Nevertheless, these small areas often still have very species-rich remnants of open-air habitat types and populations of rare plant and animal species. For these fragments / residual areas, which are very valuable in terms of nature conservation, new approaches to solutions with regard to use and financing must be developed in a timely manner. Since the biodiversity in the open country is concentrated on these small areas, the solution of the "splinter / residual area problem" is of central importance for the preservation of biodiversity in Saxony-Anhalt.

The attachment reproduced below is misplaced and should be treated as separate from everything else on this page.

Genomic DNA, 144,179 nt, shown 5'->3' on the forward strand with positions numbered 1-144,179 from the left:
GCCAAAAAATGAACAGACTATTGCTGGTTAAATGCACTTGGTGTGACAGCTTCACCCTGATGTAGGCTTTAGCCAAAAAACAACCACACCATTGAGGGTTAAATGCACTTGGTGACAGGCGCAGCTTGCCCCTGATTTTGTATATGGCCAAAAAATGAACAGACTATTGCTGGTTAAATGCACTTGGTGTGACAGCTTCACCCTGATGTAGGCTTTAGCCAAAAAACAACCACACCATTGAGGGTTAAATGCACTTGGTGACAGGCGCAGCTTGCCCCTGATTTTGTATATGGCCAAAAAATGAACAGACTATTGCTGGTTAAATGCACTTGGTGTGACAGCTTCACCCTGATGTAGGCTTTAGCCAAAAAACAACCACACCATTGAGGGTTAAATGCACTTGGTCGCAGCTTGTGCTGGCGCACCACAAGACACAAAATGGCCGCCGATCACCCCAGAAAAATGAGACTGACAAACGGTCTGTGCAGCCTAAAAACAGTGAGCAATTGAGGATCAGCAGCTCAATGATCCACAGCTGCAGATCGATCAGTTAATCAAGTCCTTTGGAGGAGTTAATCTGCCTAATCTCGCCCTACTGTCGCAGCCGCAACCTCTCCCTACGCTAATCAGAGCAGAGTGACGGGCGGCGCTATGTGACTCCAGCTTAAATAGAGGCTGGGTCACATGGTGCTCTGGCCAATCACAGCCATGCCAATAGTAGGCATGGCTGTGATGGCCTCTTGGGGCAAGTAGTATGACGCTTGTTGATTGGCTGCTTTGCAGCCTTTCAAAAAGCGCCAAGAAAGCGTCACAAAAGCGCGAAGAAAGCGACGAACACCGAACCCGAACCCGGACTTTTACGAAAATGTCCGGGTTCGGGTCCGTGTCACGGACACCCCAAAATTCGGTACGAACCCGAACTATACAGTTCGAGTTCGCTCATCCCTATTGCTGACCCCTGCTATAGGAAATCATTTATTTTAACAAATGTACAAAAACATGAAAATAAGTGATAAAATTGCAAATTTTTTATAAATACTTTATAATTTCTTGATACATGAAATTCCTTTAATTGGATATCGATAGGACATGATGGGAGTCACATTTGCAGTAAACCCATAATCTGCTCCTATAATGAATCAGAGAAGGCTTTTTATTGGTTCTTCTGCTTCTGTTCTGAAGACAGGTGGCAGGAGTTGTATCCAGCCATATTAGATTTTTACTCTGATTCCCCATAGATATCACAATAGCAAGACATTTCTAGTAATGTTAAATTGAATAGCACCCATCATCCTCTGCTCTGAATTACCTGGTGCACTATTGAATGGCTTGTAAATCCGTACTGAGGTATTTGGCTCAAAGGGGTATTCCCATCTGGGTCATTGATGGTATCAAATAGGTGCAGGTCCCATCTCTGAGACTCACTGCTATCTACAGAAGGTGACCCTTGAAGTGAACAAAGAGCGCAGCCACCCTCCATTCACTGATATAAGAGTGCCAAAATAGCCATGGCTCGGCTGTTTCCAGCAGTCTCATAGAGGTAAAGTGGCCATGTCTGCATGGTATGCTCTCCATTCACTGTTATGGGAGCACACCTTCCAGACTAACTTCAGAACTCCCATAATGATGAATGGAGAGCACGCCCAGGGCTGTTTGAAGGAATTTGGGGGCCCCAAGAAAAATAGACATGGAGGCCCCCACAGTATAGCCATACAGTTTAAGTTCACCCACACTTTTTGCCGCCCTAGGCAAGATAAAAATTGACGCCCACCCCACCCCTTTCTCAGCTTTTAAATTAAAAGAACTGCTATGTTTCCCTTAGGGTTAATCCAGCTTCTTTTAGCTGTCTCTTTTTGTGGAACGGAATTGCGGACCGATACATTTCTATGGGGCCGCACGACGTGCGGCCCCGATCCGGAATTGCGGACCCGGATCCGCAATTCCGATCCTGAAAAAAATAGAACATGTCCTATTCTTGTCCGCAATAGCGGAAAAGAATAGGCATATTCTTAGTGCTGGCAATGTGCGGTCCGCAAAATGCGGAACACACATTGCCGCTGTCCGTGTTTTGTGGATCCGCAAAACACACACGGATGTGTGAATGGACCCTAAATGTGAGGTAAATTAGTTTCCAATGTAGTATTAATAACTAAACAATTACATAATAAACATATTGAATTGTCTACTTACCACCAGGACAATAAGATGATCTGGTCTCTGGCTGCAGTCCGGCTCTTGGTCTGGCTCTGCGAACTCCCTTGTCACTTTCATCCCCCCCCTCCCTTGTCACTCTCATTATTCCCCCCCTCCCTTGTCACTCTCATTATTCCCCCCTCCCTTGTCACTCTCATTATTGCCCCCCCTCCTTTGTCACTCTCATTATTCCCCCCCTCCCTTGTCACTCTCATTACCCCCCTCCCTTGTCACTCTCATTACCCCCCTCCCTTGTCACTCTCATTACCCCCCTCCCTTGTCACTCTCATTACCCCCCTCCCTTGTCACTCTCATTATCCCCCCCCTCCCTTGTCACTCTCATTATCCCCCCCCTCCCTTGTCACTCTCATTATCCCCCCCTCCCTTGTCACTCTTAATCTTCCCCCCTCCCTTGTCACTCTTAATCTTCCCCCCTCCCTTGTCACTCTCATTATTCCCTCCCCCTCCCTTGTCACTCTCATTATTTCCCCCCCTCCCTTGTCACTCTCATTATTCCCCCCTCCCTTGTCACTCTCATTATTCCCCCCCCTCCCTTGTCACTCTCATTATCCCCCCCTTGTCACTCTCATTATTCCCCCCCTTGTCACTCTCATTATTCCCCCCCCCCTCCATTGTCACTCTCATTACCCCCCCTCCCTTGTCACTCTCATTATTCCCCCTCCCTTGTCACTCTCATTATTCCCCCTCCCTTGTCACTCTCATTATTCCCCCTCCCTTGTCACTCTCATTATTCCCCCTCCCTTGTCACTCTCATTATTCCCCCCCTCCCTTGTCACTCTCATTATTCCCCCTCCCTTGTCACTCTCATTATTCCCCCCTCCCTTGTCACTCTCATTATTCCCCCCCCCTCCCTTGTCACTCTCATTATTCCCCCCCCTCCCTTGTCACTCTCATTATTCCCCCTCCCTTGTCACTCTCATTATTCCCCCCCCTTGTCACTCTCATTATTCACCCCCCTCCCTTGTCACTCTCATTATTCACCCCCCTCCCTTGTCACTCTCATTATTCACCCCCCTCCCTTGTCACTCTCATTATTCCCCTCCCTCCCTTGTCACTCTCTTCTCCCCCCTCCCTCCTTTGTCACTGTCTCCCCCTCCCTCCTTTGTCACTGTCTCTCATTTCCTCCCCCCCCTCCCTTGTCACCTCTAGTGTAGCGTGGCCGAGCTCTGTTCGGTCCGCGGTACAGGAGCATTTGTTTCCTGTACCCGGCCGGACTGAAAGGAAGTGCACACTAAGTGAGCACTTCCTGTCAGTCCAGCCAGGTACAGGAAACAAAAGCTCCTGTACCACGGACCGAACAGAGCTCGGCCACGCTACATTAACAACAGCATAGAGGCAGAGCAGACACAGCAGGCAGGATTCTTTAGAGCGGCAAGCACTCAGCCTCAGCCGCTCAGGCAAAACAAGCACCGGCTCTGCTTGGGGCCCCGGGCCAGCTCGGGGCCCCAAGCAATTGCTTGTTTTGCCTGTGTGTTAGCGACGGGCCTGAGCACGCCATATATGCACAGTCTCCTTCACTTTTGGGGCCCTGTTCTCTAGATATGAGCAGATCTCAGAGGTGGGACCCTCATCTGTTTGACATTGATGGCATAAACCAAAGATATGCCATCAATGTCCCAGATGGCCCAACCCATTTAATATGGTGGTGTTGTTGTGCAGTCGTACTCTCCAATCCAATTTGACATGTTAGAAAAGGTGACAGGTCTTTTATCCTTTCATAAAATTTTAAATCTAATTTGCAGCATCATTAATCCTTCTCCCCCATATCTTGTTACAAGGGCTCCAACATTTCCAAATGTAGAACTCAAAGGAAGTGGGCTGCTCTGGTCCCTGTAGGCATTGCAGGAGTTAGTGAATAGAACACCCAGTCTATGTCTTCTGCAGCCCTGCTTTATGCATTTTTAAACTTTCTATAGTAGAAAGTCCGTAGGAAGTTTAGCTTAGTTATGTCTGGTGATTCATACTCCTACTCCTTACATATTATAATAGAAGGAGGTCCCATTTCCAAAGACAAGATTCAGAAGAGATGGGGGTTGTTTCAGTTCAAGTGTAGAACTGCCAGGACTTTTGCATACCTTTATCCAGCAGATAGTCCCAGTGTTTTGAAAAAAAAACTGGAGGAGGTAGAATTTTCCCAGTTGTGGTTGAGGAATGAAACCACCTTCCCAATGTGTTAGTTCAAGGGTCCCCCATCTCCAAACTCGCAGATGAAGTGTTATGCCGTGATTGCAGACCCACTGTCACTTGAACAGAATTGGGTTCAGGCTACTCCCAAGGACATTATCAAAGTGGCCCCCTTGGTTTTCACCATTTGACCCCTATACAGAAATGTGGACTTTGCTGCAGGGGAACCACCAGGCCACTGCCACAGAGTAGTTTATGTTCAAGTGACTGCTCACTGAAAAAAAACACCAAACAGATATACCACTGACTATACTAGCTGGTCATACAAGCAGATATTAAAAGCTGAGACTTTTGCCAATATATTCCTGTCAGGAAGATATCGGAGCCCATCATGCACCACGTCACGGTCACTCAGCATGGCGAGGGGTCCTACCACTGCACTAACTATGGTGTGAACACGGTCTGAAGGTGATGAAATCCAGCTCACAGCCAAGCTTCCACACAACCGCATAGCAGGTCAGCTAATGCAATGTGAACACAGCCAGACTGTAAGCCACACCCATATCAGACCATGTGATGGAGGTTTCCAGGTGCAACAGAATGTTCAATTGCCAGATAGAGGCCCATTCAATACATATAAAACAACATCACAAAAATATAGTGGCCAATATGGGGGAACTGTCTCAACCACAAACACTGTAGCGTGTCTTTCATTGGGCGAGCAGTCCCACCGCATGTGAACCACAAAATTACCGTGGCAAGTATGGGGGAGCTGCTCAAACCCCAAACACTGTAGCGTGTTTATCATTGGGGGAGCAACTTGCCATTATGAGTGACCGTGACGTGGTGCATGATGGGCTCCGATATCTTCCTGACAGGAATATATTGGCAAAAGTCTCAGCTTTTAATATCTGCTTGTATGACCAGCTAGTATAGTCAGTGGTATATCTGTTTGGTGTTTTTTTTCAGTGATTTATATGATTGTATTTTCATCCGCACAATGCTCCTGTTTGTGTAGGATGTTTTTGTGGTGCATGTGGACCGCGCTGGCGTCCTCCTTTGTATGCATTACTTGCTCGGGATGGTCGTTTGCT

In 2015, a preliminary study regarding the evaluation of existing data material was carried out against the background of the "splinter / residual area problem". For these evaluations, the habitat type cadastre of the state of Saxony-Anhalt (short LRT cadastre) was used, which took into account 20,683 open land areas with a total area size of 34,569 hectares to be considered in the project period. The majority of these open land areas (87%) are located within FFH areas. These are predominantly very small: 87% of the areas have an area size of ≤ 3 ha, 69% were only ≤ 1 ha in size. In particular, the typical dry grassland and lean grassland biotope mosaics (a total of twelve different habitat types, mainly type 6210 (*)), but also the grassland type habitat types in medium-sized locations (type 6510, 6520) are subject to the "splinter remaining area problem" due to the small area of many occurrences. . Another highlight is the LRT 6130 (heavy metal lawn), which only occurs in very small areas.